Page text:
Raising levels of civility
I was at the Marikina Riverbanks enjoying the early morning sun with my partner and our two dogs. I had just finished my bottle of water when a health safety patrol officer in Marikina uniform (blue, with reflectorized sash) on a bicycle called out to me in Filipino, “Sir, put your face mask back on.” As I complied, he pedaled on without breaking stride. As I walked on, I met another officer, also gently and politely reminding bikers, joggers, walkers who had their face masks on their chins.
I mused to myself, what a difference theories of behavior change make. The theory in Marikina is that people tend to forget, and they need to be reminded. The theory in some other jurisdictions is that people are hardheaded and need to be scolded. If they remonstrate, they need to be arrested, subjected to a formal harangue at the barangay hall, and afterwards booked for the offense.
The enforcement theory in Marikina is also that, even if a person is recalcitrant, gentle reminders will work better than an accusatory tone. The enforcement theory in other places is, you need to bear down hard on any hint of resistance because other people are watching. Instill fear, as fear is a cheap, efficient resource.
Our theory of our own social nature is that we are a hospitable people. James Fallows, in his “damaged culture” hypothesis of the Philippines, tells us we are actually hospitable and kind only to our family and friends, and not to strangers. The general atmosphere of civility among Filipinos is actually low.
In this time of pandemic, we gain more insights on our civility. The fate of Filipinos stranded in the big city — among them local construction workers and returning or predeparture overseas Filipino workers — also shows how difficult it is to be separated from one’s family and neighborhood. The case of Michelle Silvertino shows you can walk kilometers in the city and die of hunger and exhaustion without encountering any real help. Perhaps you yourself will not know how to ask for help in a city that tends to look the other way.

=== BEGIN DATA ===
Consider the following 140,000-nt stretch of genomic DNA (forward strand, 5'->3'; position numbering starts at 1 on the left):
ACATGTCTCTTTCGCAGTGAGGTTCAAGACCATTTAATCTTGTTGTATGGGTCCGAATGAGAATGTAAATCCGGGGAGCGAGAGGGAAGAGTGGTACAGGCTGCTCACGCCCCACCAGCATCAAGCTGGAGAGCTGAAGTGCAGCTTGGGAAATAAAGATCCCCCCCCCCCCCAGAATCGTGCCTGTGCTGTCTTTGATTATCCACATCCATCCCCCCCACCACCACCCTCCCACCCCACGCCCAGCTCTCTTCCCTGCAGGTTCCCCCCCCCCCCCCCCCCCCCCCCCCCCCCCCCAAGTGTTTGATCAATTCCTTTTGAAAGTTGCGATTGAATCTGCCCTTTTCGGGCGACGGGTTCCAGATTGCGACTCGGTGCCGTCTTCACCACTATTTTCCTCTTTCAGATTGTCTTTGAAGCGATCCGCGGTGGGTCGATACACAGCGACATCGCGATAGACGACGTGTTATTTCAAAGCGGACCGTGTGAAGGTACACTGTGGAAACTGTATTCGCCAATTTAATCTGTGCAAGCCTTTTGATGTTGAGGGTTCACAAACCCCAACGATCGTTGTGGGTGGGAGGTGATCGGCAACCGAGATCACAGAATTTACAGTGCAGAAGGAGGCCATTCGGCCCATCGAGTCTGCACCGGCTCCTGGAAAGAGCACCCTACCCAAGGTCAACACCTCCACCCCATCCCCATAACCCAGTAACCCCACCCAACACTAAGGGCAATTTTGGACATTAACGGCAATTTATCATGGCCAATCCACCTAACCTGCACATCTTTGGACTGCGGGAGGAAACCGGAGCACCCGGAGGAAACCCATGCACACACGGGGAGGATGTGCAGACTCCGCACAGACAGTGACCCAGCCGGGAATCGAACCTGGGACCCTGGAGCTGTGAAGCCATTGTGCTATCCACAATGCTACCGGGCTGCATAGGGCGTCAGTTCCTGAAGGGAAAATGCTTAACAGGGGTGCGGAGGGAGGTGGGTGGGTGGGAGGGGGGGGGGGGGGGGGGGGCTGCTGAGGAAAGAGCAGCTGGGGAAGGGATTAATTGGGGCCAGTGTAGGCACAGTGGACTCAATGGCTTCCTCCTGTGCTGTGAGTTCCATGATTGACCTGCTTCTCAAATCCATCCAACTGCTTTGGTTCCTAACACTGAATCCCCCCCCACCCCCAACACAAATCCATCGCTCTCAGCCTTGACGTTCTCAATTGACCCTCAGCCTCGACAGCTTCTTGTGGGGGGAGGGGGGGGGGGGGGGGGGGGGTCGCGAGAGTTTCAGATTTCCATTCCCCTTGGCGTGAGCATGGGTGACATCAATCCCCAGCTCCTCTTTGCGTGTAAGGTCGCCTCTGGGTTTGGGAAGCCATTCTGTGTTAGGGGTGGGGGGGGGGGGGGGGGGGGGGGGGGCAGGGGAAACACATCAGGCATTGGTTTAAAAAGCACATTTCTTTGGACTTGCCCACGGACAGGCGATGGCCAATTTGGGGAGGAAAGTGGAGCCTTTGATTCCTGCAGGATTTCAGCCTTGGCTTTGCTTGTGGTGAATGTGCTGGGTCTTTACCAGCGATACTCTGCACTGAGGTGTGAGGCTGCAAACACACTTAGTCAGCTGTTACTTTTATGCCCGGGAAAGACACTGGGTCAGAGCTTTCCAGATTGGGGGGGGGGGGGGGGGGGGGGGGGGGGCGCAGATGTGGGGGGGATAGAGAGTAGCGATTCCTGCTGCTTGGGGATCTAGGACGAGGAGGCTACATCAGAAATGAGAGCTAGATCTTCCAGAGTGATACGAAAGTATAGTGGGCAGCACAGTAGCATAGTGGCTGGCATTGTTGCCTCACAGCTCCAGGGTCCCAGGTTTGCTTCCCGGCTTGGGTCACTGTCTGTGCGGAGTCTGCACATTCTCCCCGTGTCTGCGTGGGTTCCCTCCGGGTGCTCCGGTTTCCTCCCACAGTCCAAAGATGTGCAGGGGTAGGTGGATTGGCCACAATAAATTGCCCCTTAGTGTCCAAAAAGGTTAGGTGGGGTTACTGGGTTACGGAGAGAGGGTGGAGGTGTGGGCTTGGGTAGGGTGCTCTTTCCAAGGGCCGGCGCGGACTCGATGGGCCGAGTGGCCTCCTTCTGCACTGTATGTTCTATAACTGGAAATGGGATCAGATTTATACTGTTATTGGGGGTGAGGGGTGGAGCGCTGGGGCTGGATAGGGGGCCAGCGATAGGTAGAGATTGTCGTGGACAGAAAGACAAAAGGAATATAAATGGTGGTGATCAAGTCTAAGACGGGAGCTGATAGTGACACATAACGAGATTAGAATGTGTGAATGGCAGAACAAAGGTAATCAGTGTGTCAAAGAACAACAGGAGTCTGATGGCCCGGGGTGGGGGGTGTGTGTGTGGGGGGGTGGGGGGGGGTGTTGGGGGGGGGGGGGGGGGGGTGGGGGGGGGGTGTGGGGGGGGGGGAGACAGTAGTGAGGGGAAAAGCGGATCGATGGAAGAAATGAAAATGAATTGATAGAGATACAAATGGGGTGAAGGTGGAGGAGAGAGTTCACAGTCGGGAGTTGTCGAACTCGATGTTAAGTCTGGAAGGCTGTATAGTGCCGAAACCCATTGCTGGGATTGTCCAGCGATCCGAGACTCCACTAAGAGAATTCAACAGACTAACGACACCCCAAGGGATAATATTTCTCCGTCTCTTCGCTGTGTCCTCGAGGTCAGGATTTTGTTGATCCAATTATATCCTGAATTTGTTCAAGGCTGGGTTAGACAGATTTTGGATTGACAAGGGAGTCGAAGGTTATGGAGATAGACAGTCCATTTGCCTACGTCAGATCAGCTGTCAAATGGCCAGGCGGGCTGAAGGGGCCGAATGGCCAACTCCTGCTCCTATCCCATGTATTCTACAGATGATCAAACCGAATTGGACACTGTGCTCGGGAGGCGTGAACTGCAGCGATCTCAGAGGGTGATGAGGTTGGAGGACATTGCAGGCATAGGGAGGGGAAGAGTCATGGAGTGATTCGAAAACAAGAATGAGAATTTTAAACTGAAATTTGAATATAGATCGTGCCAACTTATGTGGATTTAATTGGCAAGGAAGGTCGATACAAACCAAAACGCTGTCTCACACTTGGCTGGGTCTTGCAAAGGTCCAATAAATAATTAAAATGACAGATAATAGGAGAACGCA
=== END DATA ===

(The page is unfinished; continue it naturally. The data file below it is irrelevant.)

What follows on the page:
How are we building standards of civility encounter by encounter during the pandemic? The other day, I, my partner, and our two dogs were again enjoying the early morning breeze near the Marikina River in the shadow of SM City Marikina. I spied what looked like a tired kargador in his 20s with a half-empty sack seated on the sidewalk some 50 meters away, intently looking in our direction. On impulse, I walked toward him and asked in Filipino, “Have you had breakfast?” to start a conversation. He was dark with grime, wore dirty clothes, and was barefoot. It turned out his sack contained only his clothes. I handed him a hundred-peso bill, which he took, his face breaking into a wide smile.
I left him and went back to our spot. After a few minutes, the boy tentatively followed and sat close to where we were. Perhaps eager to make a connection with someone who had shown him some kindness recently, the boy began to pet our golden retriever. My partner gasped as she saw our gregarious white maltese terrier-japanese spitz quickly approach him and, wagging her tail, lick the boy’s leg. I pulled our dogs away as I reminded the boy about social distancing.
Only at that point did I notice that the boy did not have a face mask. I took an extra face mask from my belt bag and gave it to him, saying he should wear it all the time as the police could arrest him for not having one — a horrifying possibility he didn’t seem to be aware of. He nodded, but the eager smile was gone from his face. Did he feel some social exclusionary tinge in our reaction?
As he did not move away, we decided it was time to leave. I had another P60 in my wallet, and I handed it to him. I asked where he came from, but he answered in a sad and perfunctory manner, “Doon po,” pointing southward with his pursed lips, thinking perhaps that I was not really interested in where he came from, or what would happen to him.
Maybe he was right. We were willing to help and engage only in a superficial way, afraid of committing beyond a token level of caring. The government’s social amelioration attempts obviously passed him by, and here, at the level of fellow human beings, he falls between the cracks as well.
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